Freya is the Norse Goddess of Beauty, Love, Fertility, Gold, War, Death and Sorcery.
Freya is a member of the Vanir tribe of deities, daughter of Njörðr, twin sister of Freyr, mother of Blitzen, Hnoss, and Gersemi, the aunt of Magnus Chase, and the ruler of Folkvanger - one of two places where Norse warriors go after death (the other being Valhalla).
Magnus and Blitz first meet Freya, when they accidentally travel to her realm - Folkvanger. There, in the hall of Sessrumnir, they meet the goddess who is revealed to be Blitz's mother.
Freya is a bright and helpful woman, very loving towards her family. However, she can quickly change her demeanor and become very intimidating, to the point where Magnus had a mental image of her riding into battle alongside the Valkyries.
When Freya's nephew, Magnus, met her for the first time in The Sword of Summer, he thought of her as the most beautiful woman he had ever seen.
She looked to be twenty-years-old and surrounded by an aura of golden radiance that serves as the source of power for the entire Folkvanger. She has long blonde hair that falls across one shoulder in a single plait, sky-blue eyes, and a smile that made Magnus' entire body heat up and instilled in him an intense longing to keep that smile fixed on him, to the extent where he would do anything she asked - even if the expense was his own life.
Freya was also dressed in a way to emphasize her beauty and her love of jewelry: a white halter top that showed off her tanned shoulders and smooth midriff, and a knee-length skirt belted with a gold braid holding a sheathed knife and a ring of keys. Around her neck is a dazzling lacework collar of gold and gems (rubies and diamonds).
Freya is the Norse Goddess of Beauty, Love, Fertility, Gold, War, Death and Sorcery .
- Photokinesis: Her power is what lights up the entirety of her realm instead of a sun, implying some influence over light.
- Golden Tears: As the Goddess of Gold, Freya can cry with pure gold teardrops.
- Amokinesis: As the Goddess of Love, Freya has absolute control and divine authority over the emotions of love and desire.
- Mystiokinesis: As the Goddess of Sorcery, Freya has absolute control and divine authority over magic. In fact other then Odin, no Norse god comes anywhere near her level of power or control when it comes to magic.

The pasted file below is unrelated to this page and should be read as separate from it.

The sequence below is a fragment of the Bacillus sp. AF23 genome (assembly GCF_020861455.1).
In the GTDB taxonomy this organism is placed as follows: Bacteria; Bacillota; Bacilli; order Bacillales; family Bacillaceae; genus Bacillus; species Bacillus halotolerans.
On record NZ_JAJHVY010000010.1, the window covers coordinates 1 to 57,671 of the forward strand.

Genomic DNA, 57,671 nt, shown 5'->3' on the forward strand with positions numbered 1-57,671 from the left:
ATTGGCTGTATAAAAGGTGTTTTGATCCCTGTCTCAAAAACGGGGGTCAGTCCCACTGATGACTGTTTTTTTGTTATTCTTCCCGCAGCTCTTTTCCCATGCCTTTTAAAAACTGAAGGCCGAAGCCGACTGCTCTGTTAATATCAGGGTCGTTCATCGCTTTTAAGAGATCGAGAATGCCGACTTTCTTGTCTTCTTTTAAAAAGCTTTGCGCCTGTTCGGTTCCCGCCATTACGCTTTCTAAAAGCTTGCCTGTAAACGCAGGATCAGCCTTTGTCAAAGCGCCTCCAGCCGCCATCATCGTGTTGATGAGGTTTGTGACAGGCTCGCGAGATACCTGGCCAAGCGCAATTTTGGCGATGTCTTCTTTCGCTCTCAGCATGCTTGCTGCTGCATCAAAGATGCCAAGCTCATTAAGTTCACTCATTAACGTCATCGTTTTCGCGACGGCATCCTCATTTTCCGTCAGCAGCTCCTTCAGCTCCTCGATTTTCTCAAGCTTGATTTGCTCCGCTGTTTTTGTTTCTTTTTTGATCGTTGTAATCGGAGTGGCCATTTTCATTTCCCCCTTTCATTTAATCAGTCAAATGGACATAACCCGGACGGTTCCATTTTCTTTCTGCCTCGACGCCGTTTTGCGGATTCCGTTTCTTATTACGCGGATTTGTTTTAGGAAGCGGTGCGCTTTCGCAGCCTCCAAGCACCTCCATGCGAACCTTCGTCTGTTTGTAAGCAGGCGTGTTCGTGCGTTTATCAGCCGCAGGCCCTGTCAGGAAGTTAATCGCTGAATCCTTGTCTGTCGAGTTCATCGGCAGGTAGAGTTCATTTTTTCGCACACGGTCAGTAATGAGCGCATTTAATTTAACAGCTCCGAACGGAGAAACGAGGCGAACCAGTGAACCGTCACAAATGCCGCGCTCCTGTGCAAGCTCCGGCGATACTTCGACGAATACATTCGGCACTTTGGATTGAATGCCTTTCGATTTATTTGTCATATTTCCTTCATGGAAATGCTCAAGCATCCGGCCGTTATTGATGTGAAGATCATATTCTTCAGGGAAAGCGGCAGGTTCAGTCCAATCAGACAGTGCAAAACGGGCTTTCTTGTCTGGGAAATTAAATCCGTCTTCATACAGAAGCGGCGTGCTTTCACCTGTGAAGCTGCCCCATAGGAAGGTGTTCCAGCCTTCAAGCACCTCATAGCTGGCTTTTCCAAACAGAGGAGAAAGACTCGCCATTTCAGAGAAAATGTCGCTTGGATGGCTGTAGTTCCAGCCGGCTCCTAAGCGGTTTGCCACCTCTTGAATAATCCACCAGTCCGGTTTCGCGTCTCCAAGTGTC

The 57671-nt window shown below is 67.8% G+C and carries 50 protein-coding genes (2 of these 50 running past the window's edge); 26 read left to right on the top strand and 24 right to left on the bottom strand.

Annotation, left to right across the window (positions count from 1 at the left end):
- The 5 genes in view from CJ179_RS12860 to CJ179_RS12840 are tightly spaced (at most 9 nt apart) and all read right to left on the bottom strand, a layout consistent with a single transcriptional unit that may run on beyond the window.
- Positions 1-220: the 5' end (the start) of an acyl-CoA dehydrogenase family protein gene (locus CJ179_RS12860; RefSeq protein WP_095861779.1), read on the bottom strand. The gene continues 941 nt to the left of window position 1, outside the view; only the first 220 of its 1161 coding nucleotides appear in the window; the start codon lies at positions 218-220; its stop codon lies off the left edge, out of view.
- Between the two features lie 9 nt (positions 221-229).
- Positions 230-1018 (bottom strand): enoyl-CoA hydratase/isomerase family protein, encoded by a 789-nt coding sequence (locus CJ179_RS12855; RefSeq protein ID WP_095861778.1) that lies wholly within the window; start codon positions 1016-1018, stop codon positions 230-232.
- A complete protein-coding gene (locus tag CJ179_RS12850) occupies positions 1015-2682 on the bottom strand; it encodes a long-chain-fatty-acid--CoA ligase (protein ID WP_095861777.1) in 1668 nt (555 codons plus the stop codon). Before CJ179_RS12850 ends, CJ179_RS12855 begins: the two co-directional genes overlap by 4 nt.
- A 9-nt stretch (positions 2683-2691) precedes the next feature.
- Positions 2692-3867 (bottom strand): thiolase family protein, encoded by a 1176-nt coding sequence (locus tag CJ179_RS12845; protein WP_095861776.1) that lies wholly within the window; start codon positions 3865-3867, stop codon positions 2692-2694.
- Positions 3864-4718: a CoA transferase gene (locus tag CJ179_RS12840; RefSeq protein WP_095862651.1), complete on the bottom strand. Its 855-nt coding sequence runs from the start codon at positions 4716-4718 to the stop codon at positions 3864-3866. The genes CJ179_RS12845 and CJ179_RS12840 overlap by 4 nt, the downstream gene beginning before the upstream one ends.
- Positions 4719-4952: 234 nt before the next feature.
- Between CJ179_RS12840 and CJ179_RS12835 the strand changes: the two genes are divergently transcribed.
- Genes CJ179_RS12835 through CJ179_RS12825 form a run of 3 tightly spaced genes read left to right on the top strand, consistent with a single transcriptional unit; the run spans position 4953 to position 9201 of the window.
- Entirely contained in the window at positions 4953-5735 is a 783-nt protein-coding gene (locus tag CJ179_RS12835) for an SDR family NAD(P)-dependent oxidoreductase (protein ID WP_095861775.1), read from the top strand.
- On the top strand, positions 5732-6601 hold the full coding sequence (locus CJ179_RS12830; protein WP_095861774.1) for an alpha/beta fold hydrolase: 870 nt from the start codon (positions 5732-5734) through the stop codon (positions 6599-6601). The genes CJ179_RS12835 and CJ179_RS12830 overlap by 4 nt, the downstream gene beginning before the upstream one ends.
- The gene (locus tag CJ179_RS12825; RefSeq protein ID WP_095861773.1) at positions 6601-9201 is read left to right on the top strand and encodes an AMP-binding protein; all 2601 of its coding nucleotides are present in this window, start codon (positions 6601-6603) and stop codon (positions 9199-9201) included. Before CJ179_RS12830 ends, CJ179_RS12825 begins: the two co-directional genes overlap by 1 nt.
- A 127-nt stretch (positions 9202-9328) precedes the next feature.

- Necromancy: As the Goddess of Death, she has absolute control and divine authority over the dead.
- Ferrokinesis: As the Goddess of Gold, she most likely has control over it.
- Alf Seidr: Freya is an expert practitioner of Alf Seidr or Elf magic.
- Telumkinesis: As the Goddess of War, Freya likely has some level of control over weapons.
- Odikinesis: As the Goddess of War, Freya can likely influence the emotions of war (hate and rage).
|Óðr||Hnoss and Gersemi|
- Freya's Greco-Roman counterparts (in terms of attributes) are Aphrodite/Venus and Athena/Minerva.
- Her Egyptian equivalents are Sekhmet and Isis.
- Freyja is, alongside Odin, one of the most powerful users of magic among the Norse gods.
- Freyjas ability to cry pure gold is very similar to the touch of Midas.
- She is also similar to Hecate/Trivia as she is a goddess of sorcery and magic.
- Freya marriage to dwarfs is likely derived from “SNOW WHITE AND THE SEVEN DWARFS”.
- Friday was named after either her or Frigg.
- Both Freya and Frey (as well as Frigg) are associated with the Fehu rune.
- Several plants were named after Freyja, such as Freyja's tears and Freyja's hair (Polygala vulgaris).
- In the pre-Christian period, the Orion constellation was called either "Frigg's distaff" or "Freyja's distaff" (Swedish Frejerock).
- Place names in Norway and Sweden reflect devotion to the goddess, including the Norwegian place name Frøihov (originally *Freyjuhof, literally "Freyja's hof") and Swedish place names such as Frövi (from *Freyjuvé, literally "Freyja's vé").